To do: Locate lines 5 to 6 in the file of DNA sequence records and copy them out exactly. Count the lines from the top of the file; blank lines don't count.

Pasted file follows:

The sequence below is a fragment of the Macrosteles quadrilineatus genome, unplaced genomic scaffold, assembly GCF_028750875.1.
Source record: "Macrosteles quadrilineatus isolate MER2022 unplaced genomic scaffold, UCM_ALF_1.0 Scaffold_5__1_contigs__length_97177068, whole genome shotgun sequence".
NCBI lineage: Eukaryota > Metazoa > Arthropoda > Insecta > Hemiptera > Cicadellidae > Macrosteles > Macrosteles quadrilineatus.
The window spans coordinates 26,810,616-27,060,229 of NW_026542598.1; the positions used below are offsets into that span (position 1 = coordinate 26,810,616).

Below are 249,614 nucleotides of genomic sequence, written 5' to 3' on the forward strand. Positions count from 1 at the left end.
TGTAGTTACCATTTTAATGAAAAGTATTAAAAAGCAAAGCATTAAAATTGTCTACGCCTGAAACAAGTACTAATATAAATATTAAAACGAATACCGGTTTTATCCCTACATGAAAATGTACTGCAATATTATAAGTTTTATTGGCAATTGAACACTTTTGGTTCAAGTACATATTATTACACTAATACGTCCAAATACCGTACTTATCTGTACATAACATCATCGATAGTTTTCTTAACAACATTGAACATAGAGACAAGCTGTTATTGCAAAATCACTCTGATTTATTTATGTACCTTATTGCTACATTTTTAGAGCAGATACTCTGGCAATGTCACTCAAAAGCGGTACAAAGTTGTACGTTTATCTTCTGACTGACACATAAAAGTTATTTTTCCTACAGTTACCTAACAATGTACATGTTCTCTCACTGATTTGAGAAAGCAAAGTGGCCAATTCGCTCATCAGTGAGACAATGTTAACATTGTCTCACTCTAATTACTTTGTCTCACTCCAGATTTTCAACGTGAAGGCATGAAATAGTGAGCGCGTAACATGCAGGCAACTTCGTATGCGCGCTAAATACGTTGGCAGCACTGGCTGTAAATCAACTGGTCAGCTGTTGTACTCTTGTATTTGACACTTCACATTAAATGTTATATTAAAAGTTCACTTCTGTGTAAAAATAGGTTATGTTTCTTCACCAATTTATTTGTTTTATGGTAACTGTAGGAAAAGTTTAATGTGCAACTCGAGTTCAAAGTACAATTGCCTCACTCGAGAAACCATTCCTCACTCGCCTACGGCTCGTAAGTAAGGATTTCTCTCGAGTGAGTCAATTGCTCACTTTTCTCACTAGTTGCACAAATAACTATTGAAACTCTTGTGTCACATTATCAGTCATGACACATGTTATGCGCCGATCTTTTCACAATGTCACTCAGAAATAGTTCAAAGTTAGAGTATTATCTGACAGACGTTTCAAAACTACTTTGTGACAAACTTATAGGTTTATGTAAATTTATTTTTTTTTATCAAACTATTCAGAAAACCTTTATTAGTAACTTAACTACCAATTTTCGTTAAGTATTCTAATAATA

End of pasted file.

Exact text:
Below are 249,614 nucleotides of genomic sequence, written 5' to 3' on the forward strand. Positions count from 1 at the left end.
TGTAGTTACCATTTTAATGAAAAGTATTAAAAAGCAAAGCATTAAAATTGTCTACGCCTGAAACAAGTACTAATATAAATATTAAAACGAATACCGGTTTTATCCCTACATGAAAATGTACTGCAATATTATAAGTTTTATTGGCAATTGAACACTTTTGGTTCAAGTACATATTATTACACTAATACGTCCAAATACCGTACTTATCTGTACATAACATCATCGATAGTTTTCTTAACAACATTGAACATAGAGACAAGCTGTTATTGCAAAATCACTCTGATTTATTTATGTACCTTATTGCTACATTTTTAGAGCAGATACTCTGGCAATGTCACTCAAAAGCGGTACAAAGTTGTACGTTTATCTTCTGACTGACACATAAAAGTTATTTTTCCTACAGTTACCTAACAATGTACATGTTCTCTCACTGATTTGAGAAAGCAAAGTGGCCAATTCGCTCATCAGTGAGACAATGTTAACATTGTCTCACTCTAATTACTTTGTCTCACTCCAGATTTTCAACGTGAAGGCATGAAATAGTGAGCGCGTAACATGCAGGCAACTTCGTATGCGCGCTAAATACGTTGGCAGCACTGGCTGTAAATCAACTGGTCAGCTGTTGTACTCTTGTATTTGACACTTCACATTAAATGTTATATTAAAAGTTCACTTCTGTGTAAAAATAGGTTATGTTTCTTCACCAATTTATTTGTTTTATGGTAACTGTAGGAAAAGTTTAATGTGCAACTCGAGTTCAAAGTACAATTGCCTCACTCGAGAAACCATTCCTCACTCGCCTACGGCTCGTAAGTAAGGATTTCTCTCGAGTGAGTCAATTGCTCACTTTTCTCACTAGTTGCACAAATAACTATTGAAACTCTTGTGTCACATTATCAGTCATGACACATGTTATGCGCCGATCTTTTCACAATGTCACTCAGAAATAGTTCAAAGTTAGAGTATTATCTGACAGACGTTTCAAAACTACTTTGTGACAAACTTATAGGTTTATGTAAATTTATTTTTTTTTATCAAACTATTCAGAAAACCTTTATTAGTAACTTAACTACCAATTTTCGTTAAGTATTCTAATAATA